Chibiabos to Children

Chibiabos, the Harmony of Nature personified; a musician, the friend of Hiawatha, and ruler in the land of spirits. When he played on his pipe, the “brooks ceased to murmur, the wood-birds to sing, the squirrel to chatter, and the rabbit sat upright to look and listen.” He was drowned in lake Superior by the breaking of the ice.

Most beloved by Hiawatha
Was the gentle Chibiabos;
He the best of all musicians,
He the sweetest of all singers.

   —Longfellow: Hiawatha, vi. and xv.

Chicaneau [She’-ka-no], a litigious tradesman, in Les Plaideurs, by Racine (1668)

Chichi-Vache, a monster that fed only on good women. The word means the “sorry cow.” It was all skin and bone, because its food was so extremely scarce. (See Bycorn, p. 163.)

O noble wyvês, full of heigh prudence,
Let noon humilitie your tongês nayle…
Lest Chichi-Vache you swolive in her entraile.

Chaucer: Canterbury Tales (“Merchant’s Tale,” 1388).

Chick (Mr.), brother-in-law of Mr. Dombey; a stout gentleman, with a tendency to whistle and hum airs at inopportune moments. Mr. Chick is somewhat hen-pecked; but in the matrimonial squalls, though apparently beaten, he not unfrequently rises up the superior, and gets his own way.

Louisa Chick, Mr. Dombey’s married sister. She is of a snappish temper, but dresses in the most juvenile style; and is persuaded that anything can be accomplished if persons will only “make an effort.”—Dickens: Dombey and Son (1846).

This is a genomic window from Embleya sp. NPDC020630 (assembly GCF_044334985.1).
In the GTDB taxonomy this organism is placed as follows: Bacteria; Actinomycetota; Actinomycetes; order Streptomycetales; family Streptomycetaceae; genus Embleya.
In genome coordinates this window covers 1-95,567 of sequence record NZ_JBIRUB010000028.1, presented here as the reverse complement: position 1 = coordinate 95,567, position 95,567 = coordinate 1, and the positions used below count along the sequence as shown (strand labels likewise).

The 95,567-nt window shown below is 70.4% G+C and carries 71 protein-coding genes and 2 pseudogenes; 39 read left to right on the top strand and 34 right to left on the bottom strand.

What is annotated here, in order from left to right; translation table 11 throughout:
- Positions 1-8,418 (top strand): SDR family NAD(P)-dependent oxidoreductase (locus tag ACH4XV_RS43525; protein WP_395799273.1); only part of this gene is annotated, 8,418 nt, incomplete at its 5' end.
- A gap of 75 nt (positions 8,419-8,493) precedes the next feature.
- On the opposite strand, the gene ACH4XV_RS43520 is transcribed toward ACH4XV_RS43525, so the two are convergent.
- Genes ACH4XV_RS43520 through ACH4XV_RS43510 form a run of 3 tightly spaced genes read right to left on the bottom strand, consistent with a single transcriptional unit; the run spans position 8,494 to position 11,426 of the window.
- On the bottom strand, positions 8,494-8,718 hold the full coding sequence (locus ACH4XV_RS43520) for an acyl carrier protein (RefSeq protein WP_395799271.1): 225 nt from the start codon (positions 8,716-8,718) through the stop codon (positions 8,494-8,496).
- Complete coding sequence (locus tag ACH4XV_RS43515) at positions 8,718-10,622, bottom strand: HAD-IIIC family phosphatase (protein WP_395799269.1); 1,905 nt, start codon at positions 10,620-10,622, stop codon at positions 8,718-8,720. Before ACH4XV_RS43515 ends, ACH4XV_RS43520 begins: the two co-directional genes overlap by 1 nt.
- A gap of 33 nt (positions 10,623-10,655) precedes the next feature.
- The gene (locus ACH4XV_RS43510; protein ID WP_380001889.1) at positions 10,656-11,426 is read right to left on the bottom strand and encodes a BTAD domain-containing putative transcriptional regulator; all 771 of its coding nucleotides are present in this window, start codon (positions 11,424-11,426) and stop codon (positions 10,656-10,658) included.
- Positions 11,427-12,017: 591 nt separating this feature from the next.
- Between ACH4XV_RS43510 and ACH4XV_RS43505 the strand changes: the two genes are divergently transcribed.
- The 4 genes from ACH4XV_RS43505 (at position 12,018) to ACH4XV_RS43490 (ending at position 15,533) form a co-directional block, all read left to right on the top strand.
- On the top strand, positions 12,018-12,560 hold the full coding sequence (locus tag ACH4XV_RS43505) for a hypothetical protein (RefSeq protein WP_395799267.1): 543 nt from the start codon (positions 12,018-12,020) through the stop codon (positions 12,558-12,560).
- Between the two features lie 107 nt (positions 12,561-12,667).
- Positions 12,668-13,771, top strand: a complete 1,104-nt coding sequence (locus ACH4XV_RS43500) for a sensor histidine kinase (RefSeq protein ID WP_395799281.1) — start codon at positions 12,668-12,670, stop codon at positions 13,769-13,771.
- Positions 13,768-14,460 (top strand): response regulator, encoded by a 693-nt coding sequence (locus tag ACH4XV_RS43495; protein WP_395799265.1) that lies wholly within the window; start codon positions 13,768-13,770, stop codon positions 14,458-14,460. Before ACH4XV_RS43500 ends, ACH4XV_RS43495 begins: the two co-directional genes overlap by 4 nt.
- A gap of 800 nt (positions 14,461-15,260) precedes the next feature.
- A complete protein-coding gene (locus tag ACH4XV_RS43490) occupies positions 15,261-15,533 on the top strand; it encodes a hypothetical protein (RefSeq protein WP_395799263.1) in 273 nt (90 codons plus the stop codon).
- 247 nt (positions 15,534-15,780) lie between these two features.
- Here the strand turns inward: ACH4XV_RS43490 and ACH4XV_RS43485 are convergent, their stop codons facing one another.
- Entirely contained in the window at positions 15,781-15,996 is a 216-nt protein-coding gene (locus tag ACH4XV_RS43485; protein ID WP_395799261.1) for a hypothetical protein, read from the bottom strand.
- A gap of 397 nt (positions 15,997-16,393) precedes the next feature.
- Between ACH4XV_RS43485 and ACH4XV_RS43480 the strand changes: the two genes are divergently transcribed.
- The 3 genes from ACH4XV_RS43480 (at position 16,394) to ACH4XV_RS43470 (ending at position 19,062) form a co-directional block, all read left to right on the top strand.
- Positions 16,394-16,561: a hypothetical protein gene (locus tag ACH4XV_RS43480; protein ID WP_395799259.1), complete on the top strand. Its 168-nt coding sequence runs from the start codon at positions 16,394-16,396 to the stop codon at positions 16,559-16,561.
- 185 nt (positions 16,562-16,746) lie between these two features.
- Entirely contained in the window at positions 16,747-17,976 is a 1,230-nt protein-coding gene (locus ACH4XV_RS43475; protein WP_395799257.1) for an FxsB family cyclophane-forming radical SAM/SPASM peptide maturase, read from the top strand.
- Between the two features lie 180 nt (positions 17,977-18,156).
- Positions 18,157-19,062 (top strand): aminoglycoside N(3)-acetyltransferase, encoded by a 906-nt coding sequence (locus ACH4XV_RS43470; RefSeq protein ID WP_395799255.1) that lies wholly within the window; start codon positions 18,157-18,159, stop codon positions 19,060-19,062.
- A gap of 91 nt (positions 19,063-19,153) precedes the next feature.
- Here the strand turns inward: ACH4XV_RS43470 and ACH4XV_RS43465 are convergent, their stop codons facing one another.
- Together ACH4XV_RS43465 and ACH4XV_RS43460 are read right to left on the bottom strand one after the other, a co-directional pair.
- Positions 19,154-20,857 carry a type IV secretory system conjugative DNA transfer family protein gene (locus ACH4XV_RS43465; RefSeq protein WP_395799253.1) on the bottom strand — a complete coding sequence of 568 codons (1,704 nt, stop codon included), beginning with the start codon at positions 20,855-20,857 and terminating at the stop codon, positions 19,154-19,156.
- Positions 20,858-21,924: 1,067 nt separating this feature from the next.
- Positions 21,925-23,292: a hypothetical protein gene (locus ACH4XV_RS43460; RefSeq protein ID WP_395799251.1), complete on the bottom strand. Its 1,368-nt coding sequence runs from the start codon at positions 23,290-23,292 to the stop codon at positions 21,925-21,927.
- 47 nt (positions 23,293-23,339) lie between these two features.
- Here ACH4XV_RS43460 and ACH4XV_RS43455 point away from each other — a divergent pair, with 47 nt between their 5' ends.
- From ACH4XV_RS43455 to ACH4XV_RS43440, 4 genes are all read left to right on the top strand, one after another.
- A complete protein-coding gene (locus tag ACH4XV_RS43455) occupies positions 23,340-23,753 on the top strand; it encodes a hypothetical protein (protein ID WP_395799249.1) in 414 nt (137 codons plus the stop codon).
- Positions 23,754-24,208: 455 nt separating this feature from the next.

Chicken (The), Michael Angelo Taylor, barrister. So called because in his maiden speech, 1785, he said, “I deliver this opinion with great deference, being but a chicken in the profession of the law.”

Chicken (The Game), a low fellow, to be heard of at the bar of the Black Badger. Mr. Toots selects this man as his instructor in fencing, betting, and self-defence. The Chicken has short hair, a low forehead, a broken nose, and “a considerable tract of bare and sterile country behind each ear.”—Dickens: Dombey and Son (1846).

Chickens and the Augurs. When the augurs told Publius Claudius Pulcher, the Roman consul, who was about to engage the Carthaginian fleet, that the sacred chickens would not eat, he replied, “Then toss them into the sea, that they may drink.”

Chickenstalker (Mrs.), a stout, bonny, kind-hearted woman, who keeps a general shop. Toby Veck, in his dream, imagines her married to Tugby, the porter of sir Joseph Bowley.—Dickens: The Chimes (1844).

Chickweed (Conkey, i.e. Nosey), the man who robbed himself. He was a licensed victualler on the point of failing, and gave out that he had been robbed of 327 guineas “by a tall man with a black patch over his eye.” He was much pitied, and numerous subscriptions were made on his behalf. A detective was sent to examine into the “robbery,” and Chickweed would cry out, “There he is!” and run after the “hypothetical thief” for a considerable distance, and then lose sight of him. This occurred over and over again, and at last the detective said to him, “I’ve found out who done this here robbery.” “Have you?” said Chickweed. “Yes,’ says Spyers, “you done it yourself.” And so he had.—Dickens: Oliver Twist, xxxi. (1837).

Chiffinch (Master Thomas), alias Will Smith, a friend of R ichard Gaulesse. The private emissary of Charles II. He was employed by the duke of Buckingham to carry off Alice Bridgenorth to Whitehall, but the captive escaped and married Julian Peveril.

Kate Chiffinch, mistress of Thomas Chiffinch.—Sir W. Scott: Peveril of the Peak (time, Charles II.).

  By PanEris using Melati.

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